Icelanders enjoy an excellent quality of life, with very high life expectancy - Icelandic women compete statistically with the Japanese for longevity, and men live long lives as well. The literacy rate is effectively 100 percent; there are more books sold per capita in Iceland than any other country.
The environment is clean - if widely divergent with its glaciers and geothermal pools - and pollution is not a problem. Per capita GDP is one of the highest in Europe, at about US$38,100.
Iceland is a republic that has been independent since 1918, with a parliamentary government and a written constitution. The president is elected by popular vote to a four-year term, with no term limit. Iceland was the first country to democratically elect a woman head of state, Vigdís Finnbogadóttir, who served four consecutive terms before deciding not to run for a fifth. The government itself, consisting of members elected every four years, holds most of the executive power.
The Parliament - called Althingi - is a legislative body of 63 members elected to four-year terms by popular vote. A cabinet is formed, after each election, by the leader of one of the political parties, typically the largest one.
The five major political parties are the Independence Party (the largest party, founded in 1929), Progressive Party, Alliance, Left-Green Movement, and the Liberal Party.
The economic crisis of the late 2000s led to a call for a revised Constitution. In an innovative bid, the draft presented to Parliament by the Constitutional Council implemented suggestions that were collected via social media.
Iceland was a founding member of United Nations in 1946, and joined NATO in 1949. In 1950 it joined the Council of Europe, and in 1952 the Nordic Council. Memberships in the General Agreement on Tariffs and Trade (GATT) and the European Free Trade Association (EFTA), in in 1964 and 1970, respectively. In 1993, Iceland became part of the European Economic Area (EEA).
Iceland's major exports are marine-related products, fishing industry equipment, and woolen items. The economy is effected by fluctuations in world fish prices. Although it has become somewhat more diversified in recent years, it is still heavily reliant on a strong fishing market. Tourism, computer software, biotechnology, and finance are some of Iceland's developing industries.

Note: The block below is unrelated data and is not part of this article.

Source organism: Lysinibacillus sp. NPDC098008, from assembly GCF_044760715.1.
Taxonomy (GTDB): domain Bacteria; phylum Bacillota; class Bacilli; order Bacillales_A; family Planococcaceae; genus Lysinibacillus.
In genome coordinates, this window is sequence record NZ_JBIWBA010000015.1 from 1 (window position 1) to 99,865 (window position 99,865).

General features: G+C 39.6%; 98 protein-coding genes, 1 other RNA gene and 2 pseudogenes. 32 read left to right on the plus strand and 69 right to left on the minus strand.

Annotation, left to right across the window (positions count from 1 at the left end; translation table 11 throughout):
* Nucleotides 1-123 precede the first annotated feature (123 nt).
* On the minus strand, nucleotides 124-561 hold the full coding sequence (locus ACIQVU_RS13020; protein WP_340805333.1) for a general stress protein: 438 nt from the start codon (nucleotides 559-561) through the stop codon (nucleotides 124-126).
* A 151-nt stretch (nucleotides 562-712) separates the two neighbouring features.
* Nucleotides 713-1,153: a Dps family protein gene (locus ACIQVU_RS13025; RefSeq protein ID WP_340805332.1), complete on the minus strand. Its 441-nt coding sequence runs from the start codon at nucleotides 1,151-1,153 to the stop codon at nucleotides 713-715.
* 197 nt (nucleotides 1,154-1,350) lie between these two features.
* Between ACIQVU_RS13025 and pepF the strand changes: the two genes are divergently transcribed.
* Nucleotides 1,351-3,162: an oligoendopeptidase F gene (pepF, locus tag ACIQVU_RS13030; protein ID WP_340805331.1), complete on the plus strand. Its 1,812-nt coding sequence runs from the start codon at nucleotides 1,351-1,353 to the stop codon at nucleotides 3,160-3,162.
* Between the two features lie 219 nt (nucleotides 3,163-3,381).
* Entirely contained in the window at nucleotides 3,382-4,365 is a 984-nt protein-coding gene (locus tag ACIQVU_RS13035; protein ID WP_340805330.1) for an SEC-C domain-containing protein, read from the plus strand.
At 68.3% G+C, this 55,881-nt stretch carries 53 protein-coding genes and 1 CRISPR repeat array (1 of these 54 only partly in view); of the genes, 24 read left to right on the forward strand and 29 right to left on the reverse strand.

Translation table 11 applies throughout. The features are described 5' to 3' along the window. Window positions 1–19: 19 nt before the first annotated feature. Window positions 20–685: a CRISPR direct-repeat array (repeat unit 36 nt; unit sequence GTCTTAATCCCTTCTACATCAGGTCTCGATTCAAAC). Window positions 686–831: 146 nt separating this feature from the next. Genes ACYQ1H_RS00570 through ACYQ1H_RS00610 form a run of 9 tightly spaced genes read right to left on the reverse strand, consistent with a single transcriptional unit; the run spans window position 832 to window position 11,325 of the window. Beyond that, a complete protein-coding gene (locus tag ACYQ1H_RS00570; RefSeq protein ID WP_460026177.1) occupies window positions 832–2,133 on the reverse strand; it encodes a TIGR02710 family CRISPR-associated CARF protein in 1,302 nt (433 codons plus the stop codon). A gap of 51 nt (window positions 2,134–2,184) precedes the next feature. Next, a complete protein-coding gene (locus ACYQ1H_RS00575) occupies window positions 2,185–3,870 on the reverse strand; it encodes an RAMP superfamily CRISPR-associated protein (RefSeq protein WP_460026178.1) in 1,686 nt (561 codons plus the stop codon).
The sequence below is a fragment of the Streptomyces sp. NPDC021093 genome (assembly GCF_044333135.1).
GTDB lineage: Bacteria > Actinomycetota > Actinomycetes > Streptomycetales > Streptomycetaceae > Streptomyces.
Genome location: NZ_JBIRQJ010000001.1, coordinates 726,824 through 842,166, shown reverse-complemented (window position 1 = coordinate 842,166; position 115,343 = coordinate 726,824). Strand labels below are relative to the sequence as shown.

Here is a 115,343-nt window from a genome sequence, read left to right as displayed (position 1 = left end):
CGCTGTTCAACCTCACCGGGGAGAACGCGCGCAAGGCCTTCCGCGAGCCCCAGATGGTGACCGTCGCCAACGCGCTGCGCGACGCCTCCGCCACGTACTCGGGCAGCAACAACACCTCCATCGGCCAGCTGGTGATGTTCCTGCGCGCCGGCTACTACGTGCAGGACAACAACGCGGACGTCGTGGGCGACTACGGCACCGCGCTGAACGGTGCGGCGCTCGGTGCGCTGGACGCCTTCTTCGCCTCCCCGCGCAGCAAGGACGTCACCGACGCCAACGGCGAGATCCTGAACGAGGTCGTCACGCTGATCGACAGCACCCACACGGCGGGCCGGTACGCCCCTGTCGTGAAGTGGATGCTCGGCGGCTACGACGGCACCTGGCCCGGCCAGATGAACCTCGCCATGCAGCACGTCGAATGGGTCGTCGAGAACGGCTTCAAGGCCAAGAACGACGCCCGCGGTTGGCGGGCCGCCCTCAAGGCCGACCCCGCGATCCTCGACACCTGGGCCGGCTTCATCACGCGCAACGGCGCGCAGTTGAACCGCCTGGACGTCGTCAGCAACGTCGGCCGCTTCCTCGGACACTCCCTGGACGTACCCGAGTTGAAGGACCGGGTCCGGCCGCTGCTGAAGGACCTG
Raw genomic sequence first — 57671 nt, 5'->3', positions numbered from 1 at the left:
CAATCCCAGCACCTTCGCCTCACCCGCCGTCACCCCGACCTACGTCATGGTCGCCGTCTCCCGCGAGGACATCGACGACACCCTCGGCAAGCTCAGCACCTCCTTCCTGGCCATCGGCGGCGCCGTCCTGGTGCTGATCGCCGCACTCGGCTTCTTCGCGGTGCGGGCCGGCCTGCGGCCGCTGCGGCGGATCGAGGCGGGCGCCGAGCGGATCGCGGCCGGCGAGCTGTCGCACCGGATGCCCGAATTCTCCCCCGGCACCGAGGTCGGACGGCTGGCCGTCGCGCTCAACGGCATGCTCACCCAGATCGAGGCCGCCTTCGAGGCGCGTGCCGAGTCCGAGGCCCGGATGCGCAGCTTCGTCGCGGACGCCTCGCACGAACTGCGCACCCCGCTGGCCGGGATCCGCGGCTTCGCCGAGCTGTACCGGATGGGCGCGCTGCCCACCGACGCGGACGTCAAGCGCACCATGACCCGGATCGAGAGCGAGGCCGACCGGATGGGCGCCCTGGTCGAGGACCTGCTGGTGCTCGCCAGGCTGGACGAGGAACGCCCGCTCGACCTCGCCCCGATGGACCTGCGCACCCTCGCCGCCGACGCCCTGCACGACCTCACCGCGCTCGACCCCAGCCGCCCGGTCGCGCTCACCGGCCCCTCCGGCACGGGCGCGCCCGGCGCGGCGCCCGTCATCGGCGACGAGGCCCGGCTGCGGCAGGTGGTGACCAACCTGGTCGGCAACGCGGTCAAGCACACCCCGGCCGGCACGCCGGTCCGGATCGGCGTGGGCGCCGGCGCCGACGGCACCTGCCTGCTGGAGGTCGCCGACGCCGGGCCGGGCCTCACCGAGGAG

Hydroelectric and geothermal power, which fuel the country, are abundant enough to be exported; employment at power plants contribute to the nation's GDP. Iceland has announced a plan to replace fossil fuels with hydrogen by mid-century.
Rapid growth contributed to an accumulation of debt, the impact of which brought severe consequences during the recent global recession. Heavily dependent on foreign currency, Iceland's banks failed in late 2008. A period of double-digit unemployment, soaring inflation, and plummeting home prices followed. Recovering from the financial crisis, Iceland's economic growth has resumed, and unemployment fell to about 5.3% by the end of 2012.
What does Iceland hold for newcomers?
Iceland is a very homogeneous country, one that preserves and takes pride in its traditions. It also faces - and welcomes - growth in new industries that bring foreign businesspeople to the capital. Expatriates will find Iceland offers fascinating environmental features just outside the capital of Reykjavík, which is a mix of old character and new high-rise construction.
Perhaps the largest adjustment will be to the long days of darkness in winter and the similarly long days of sunlight in summer. Although quite welcome after the dark of winter, newcomers often find the long summer days difficult, as the near-constant sunshine interferes with normal sleep patterns.